Last Friday also saw the opening round of the Season 10 Lightweight Tournament, featuring all your favorite fighters, such as....um.....uh....well, there's a guy who dresses like a caveman. That's something, right? I actually like David Rickels. I think the intro video of him smashing stuff with a rock is pretty stupid but I appreciate that he's actually attempting to create a memorable character for himself. You may not remember his name but you'll remember the guy who walks out to cageside wearing a Flintstone's car, although he didn't have the car on Friday. Maybe that's why he lost to Patricky Freire. Well, that and Freire is a scary knockout artist. After eating some hard punches in the first round, Patricky swarmed Rickels in the second and dropped him with a vicious left hook. Bamm-Bamm indeed. Polish fighter Marcin Held did what he does best, that being rip people's legs off, by submitting Rodrigo Cavalheiro with a toe hold in less than two minutes. There seems to be no stopping the kid, especially since he's over 21 now. Derek Anderson punched his ticket to the semifinals with a KO of Brandon Girtz. Actually, he kneed his ticket by crushing Girtz's jaw with one shortly after the start of the second round. It was a glorious knockout. The fourth spot in the semifinals belongs to Derek Campos after a dominant unanimous decision win over Tim Welch. It looks like Campos' next fight will be determined based on what he'd rather have broken: his jaw or his ankle. Decisions....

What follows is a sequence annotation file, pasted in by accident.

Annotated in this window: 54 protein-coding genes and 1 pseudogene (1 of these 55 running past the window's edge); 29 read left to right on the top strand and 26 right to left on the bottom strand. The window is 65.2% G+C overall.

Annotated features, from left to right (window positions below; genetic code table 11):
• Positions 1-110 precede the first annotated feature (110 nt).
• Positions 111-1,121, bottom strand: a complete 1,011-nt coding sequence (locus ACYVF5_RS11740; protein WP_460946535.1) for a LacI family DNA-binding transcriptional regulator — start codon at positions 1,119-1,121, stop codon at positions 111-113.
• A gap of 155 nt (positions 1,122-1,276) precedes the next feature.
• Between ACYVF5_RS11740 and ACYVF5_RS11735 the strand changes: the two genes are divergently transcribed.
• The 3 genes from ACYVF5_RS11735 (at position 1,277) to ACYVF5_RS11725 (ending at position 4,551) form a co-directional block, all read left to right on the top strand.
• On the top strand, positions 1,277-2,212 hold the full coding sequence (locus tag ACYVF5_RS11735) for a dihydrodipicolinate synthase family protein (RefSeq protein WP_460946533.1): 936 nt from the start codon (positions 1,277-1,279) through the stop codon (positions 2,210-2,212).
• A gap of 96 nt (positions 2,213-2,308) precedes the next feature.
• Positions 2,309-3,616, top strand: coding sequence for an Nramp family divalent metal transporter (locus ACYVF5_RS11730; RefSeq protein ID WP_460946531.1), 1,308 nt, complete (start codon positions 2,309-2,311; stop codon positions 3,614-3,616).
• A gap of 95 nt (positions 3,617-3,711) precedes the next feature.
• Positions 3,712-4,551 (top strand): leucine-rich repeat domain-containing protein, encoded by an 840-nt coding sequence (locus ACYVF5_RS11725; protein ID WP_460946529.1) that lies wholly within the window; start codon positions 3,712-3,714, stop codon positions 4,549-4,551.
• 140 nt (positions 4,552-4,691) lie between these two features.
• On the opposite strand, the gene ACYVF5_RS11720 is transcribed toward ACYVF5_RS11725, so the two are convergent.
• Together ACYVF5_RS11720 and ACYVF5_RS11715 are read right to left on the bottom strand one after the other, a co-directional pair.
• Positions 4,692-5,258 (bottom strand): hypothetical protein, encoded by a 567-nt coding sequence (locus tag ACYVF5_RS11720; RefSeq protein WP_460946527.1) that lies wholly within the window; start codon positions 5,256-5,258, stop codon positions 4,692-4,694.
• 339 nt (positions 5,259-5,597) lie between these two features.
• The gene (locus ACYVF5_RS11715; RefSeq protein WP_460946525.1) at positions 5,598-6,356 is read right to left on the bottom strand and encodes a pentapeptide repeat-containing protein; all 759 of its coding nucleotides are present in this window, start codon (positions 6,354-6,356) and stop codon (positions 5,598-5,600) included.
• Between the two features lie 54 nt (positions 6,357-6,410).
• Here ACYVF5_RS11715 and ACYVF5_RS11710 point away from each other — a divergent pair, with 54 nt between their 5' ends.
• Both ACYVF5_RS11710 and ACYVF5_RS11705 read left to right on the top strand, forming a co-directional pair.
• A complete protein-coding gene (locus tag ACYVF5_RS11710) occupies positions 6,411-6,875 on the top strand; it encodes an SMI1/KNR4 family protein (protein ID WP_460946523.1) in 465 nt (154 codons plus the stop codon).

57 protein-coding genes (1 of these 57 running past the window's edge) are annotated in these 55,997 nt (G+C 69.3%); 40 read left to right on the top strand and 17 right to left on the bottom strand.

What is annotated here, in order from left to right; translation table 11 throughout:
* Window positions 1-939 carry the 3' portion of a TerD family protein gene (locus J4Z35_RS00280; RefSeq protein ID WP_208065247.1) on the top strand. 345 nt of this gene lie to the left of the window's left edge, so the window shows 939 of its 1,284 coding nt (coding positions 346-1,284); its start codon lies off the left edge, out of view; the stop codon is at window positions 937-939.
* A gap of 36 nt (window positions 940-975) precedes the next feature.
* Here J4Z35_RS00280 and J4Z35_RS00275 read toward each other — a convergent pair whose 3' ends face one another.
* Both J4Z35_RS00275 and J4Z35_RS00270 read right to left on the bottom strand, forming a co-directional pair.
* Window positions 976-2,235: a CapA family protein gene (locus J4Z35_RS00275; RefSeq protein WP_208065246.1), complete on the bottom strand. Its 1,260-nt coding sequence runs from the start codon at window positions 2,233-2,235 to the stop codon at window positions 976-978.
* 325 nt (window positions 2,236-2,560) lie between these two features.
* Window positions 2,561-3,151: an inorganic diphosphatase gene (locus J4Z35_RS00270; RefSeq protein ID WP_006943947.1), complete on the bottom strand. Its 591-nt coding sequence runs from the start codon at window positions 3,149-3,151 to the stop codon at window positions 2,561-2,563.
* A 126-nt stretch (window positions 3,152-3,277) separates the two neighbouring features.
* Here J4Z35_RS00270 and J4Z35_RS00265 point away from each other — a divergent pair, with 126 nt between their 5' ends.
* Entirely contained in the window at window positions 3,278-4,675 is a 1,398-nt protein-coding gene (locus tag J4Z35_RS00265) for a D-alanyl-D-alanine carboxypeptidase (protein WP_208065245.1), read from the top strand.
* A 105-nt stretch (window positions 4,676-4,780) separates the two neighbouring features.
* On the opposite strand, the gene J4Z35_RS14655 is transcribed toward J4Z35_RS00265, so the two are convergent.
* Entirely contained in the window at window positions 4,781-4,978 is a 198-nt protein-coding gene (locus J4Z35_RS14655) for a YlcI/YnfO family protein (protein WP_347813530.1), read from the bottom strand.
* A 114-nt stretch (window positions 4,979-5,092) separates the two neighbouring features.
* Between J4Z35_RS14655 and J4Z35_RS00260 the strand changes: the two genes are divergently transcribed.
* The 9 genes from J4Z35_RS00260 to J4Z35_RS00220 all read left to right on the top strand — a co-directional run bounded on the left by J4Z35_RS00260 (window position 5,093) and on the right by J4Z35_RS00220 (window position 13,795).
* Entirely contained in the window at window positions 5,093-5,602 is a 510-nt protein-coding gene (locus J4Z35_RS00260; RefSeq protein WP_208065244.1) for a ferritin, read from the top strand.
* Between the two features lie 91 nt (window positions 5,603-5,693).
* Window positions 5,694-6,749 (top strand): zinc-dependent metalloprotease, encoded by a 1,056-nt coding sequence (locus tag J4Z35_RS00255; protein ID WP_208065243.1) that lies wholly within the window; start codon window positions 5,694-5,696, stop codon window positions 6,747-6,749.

And that was Bellator 113. Bellator 114 sees the return of Russia's second favorite fighter, Alexander Shlemenko, as he faces Season 9 winner Brennan Ward. I'm sure Shlemenko's baby will be ready.
Round Five: Quick Farewells, Melvin Guillard, Ivan Menjivar, Will Chope
***TOUCH OF GLOVES***
Let's end the column by getting you up-to-date on all the latest shitcannings by the UFC. The major ones that were announced this week were that of Melvin Guillard and Ivan Menjivar. Both men had spent many years in the UFC, Guillard debuting in 2005 and Menjivar originally debuting in 2004 before returning in 2011. Guillard, a contestant on season 2 of The Ultimate Fighter, back when it meant something, was known for having a brash attitude that got him in trouble with management and athletic commissions on many an occasion, including a failed drug test due to cocaine use back in 2007. Guillard was also known for possessing speed and a knockout power that one too many people making fun of Joe Rogan's commentary style would describe as "explosive." He was a very exciting fighter but he wasn't that great at actually winning fights. He won 2 of his last 8 and, combined with a dull performance in his last fight and the amount of money he was being paid to fight (UFC is a stickler for things like actually paying fighters a decent wage), he was deemed expendable and let go. Menjivar was fun to watch but was never able to beat decent competition and, after three straight losses, was also released. It was either due to that or the UFC wanting to avoid a lawsuit from Marvel over Ivan using the Wolverine claws. I expect to see Ivan in the new X-Men film. His old opponent Georges St-Pierre should be able to hook him up. He's got connections.